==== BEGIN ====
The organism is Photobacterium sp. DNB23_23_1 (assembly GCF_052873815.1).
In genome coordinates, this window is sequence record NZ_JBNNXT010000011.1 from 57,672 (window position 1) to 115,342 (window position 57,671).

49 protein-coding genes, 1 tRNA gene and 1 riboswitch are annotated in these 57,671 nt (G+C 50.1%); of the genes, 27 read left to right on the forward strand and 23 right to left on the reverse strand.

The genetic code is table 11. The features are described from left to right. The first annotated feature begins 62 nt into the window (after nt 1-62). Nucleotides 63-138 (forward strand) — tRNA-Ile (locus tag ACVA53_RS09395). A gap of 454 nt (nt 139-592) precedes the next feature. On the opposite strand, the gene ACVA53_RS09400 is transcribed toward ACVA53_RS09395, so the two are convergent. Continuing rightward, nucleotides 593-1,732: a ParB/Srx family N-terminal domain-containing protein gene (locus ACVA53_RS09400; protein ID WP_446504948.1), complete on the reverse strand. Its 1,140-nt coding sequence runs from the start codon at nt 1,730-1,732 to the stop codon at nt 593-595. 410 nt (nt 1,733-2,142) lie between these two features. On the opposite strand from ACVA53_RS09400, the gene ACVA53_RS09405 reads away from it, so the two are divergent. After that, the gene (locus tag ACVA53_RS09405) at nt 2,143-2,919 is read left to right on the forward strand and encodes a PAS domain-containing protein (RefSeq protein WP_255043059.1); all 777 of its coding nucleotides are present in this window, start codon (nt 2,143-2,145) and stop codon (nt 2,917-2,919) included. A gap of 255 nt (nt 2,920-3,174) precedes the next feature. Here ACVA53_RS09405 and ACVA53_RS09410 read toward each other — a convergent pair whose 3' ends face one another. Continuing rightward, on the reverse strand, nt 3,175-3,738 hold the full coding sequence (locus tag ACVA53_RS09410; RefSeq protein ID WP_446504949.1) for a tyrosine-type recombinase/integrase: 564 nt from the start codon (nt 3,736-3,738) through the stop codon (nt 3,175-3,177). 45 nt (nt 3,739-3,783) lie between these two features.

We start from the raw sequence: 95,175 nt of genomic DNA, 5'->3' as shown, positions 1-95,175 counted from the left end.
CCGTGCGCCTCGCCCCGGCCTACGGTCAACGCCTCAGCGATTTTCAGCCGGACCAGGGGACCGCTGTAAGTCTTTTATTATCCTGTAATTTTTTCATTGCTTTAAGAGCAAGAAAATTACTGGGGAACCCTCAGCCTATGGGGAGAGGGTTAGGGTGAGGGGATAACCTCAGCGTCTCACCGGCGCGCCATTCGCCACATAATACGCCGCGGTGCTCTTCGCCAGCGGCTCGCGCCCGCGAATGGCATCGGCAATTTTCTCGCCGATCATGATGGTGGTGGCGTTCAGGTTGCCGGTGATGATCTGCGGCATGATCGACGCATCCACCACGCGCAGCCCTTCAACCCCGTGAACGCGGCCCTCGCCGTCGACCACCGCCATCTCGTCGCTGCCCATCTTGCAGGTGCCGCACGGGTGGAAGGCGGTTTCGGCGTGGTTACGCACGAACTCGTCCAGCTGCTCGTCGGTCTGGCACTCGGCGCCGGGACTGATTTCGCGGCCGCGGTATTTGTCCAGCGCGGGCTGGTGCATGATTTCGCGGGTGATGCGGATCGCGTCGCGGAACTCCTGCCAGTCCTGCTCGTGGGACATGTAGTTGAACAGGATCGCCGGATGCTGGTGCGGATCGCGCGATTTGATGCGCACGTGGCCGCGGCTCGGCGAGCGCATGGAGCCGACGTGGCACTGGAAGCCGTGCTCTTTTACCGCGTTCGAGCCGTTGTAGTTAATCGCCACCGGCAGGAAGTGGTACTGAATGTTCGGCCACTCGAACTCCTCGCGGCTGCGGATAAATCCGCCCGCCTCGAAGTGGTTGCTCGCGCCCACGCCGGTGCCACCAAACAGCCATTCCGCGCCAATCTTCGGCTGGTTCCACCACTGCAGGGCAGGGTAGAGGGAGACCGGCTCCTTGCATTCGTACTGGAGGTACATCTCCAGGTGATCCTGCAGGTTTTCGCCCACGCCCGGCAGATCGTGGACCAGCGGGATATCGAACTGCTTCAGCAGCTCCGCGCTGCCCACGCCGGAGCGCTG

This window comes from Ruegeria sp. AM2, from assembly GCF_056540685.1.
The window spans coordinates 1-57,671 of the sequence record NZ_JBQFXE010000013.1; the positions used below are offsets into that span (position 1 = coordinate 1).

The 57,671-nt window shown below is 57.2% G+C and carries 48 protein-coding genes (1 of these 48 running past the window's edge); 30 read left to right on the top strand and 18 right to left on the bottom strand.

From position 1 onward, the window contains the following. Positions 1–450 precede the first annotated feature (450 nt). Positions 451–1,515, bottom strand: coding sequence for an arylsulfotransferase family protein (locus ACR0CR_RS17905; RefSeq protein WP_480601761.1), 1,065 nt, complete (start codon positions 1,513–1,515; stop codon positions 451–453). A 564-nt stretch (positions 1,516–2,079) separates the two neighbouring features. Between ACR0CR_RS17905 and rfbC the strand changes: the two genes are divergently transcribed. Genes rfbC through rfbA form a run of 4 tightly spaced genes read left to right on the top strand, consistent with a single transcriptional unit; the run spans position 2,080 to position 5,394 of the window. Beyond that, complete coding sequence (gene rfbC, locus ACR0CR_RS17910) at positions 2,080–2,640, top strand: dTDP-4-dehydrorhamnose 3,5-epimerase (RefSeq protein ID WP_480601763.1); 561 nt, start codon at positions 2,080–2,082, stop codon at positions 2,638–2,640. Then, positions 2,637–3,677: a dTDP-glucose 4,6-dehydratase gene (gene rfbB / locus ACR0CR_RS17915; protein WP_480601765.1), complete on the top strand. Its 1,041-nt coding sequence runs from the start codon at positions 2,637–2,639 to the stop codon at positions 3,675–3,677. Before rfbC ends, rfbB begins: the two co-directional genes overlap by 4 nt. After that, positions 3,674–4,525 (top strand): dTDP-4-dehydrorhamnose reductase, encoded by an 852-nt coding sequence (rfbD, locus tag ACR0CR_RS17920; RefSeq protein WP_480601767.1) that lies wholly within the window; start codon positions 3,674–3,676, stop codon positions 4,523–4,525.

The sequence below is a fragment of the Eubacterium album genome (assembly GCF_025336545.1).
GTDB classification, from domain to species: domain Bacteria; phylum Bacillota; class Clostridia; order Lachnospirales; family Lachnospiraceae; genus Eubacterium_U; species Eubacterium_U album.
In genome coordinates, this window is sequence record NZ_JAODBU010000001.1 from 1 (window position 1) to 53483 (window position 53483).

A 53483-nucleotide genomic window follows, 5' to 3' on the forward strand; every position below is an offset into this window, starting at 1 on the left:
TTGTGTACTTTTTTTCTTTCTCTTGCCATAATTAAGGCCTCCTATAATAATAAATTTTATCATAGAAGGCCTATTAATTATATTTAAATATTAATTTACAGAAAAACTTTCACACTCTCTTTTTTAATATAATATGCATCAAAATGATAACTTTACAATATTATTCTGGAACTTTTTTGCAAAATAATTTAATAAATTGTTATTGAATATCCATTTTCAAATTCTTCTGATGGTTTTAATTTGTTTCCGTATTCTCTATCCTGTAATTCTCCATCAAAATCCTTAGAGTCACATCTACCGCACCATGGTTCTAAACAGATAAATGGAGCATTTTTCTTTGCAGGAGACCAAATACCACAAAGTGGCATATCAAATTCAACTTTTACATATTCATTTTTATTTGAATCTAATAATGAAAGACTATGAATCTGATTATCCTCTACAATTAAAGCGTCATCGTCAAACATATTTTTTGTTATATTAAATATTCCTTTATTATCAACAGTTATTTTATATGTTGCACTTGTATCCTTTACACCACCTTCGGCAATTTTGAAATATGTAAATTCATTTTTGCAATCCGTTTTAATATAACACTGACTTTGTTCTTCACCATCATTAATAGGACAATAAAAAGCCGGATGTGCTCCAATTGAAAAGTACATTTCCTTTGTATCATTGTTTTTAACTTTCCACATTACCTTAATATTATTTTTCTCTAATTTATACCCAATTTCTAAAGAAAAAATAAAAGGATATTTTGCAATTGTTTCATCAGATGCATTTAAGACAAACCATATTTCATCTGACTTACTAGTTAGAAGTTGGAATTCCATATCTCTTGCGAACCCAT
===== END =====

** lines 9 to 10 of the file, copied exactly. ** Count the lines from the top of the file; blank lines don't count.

The 57,671-nt window shown below is 57.2% G+C and carries 48 protein-coding genes (1 of these 48 running past the window's edge); 30 read left to right on the top strand and 18 right to left on the bottom strand.

From position 1 onward, the window contains the following. Positions 1–450 precede the first annotated feature (450 nt). Positions 451–1,515, bottom strand: coding sequence for an arylsulfotransferase family protein (locus ACR0CR_RS17905; RefSeq protein WP_480601761.1), 1,065 nt, complete (start codon positions 1,513–1,515; stop codon positions 451–453). A 564-nt stretch (positions 1,516–2,079) separates the two neighbouring features. Between ACR0CR_RS17905 and rfbC the strand changes: the two genes are divergently transcribed. Genes rfbC through rfbA form a run of 4 tightly spaced genes read left to right on the top strand, consistent with a single transcriptional unit; the run spans position 2,080 to position 5,394 of the window. Beyond that, complete coding sequence (gene rfbC, locus ACR0CR_RS17910) at positions 2,080–2,640, top strand: dTDP-4-dehydrorhamnose 3,5-epimerase (RefSeq protein ID WP_480601763.1); 561 nt, start codon at positions 2,080–2,082, stop codon at positions 2,638–2,640. Then, positions 2,637–3,677: a dTDP-glucose 4,6-dehydratase gene (gene rfbB / locus ACR0CR_RS17915; protein WP_480601765.1), complete on the top strand. Its 1,041-nt coding sequence runs from the start codon at positions 2,637–2,639 to the stop codon at positions 3,675–3,677. Before rfbC ends, rfbB begins: the two co-directional genes overlap by 4 nt. After that, positions 3,674–4,525 (top strand): dTDP-4-dehydrorhamnose reductase, encoded by an 852-nt coding sequence (rfbD, locus tag ACR0CR_RS17920; RefSeq protein WP_480601767.1) that lies wholly within the window; start codon positions 3,674–3,676, stop codon positions 4,523–4,525.